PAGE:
The biggest surprise in my follow-up reading was to discover that this was not the first modelling exercise to examine benzene vapour concentrations derived from a theoretical oil spill in Vancouver Harbour. As I described in my previous post, what made my chemist’s antenna go haywire was the model output which said that in the case of a spill thousands of City of Vancouver residents would be exposed to benzene concentrations over 800 parts per million (ppm). As I pointed out, previous in situ studies (actual studies in the field) of oil spills of comparable API gravity crudes had measured benzene concentration ranging from 7 ppm to less than the detection limit (ref). A study of a lighter crude (with more volatile components than dilbit) (ref) and sampled from a mere 2.5 cm above the oil surface measured instantaneous benzene concentrations ranging from 80.4 ppm to 3.5 ppm. Finally, most everyone in the modelling community must have heard of the modelling study of the Exxon Valdez spill (ref). It, too, got a very similar result to the in situ experiments. Thus, when I read the Levelton report I was more than a bit surprised by the output from their model. Well imagine my surprise to discover that the Tetra Tech EBA report, used as a reference by the Levelton authors, actually included a modelling exercise almost identical to the one carried out by Levelton. The difference was that the Tetra Tech EBA modelling used benzene proportionate to its concentration in dilbit. Unsurprisingly, the resulting outputs were entirely consistent with the academic literature. The maximum 1-hour average ground concentration for benzene was less than 100 ppm over the small portion of Vancouver affected by the spill. Certainly not headline worthy, I will admit, but entirely consistent with the rest of the science out there. Nowhere in the Levelton report, which otherwise references the Tetra Tech EBA report, do they contrast their results to those generated by Tetra Tech EBA. It is almost as if they didn’t want anyone to know that the previous modelling exercise had been carried out and had generated such non-threatening (boring? non-headline worthy?) results.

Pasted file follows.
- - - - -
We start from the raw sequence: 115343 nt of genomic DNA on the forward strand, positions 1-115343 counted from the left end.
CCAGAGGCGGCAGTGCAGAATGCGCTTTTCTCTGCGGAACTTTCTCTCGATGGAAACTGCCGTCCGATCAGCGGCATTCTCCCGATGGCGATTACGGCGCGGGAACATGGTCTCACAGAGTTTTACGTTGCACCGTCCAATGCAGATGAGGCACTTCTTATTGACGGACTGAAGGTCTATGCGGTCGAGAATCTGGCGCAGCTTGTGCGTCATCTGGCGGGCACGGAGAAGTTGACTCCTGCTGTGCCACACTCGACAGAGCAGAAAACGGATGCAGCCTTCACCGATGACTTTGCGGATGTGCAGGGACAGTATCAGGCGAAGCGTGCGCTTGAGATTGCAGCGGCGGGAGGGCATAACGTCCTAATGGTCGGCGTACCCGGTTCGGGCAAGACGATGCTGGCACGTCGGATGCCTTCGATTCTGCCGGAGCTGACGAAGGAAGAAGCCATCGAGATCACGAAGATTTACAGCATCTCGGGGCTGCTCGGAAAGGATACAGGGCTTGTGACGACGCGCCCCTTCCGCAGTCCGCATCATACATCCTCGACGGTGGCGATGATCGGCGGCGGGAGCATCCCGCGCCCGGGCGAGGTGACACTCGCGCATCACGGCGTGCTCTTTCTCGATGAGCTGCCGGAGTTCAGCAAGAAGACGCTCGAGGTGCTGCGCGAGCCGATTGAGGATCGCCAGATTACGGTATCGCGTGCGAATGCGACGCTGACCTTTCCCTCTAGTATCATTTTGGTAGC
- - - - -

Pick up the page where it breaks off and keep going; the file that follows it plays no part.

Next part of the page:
In the academic community there is a simple rule: if a new study runs contrary to a body of research then it is incumbent on the authors of the study to explain the discrepancy. Sometimes the new study is a paradigm changer, but most of the time it represents an outlier of dubious use in decision-making. Unfortunately, the Levelton report does not explain why its results differ so dramatically from the scientific consensus. More troublingly, it does not even acknowledge the existence of the body of research out there, including an almost identical modelling study, that came to such startlingly differing conclusions. I’m sure the Vancouver City Council, and the local media, would be as interested as myself in finding out why such an outlier result was trumpeted on May 27th?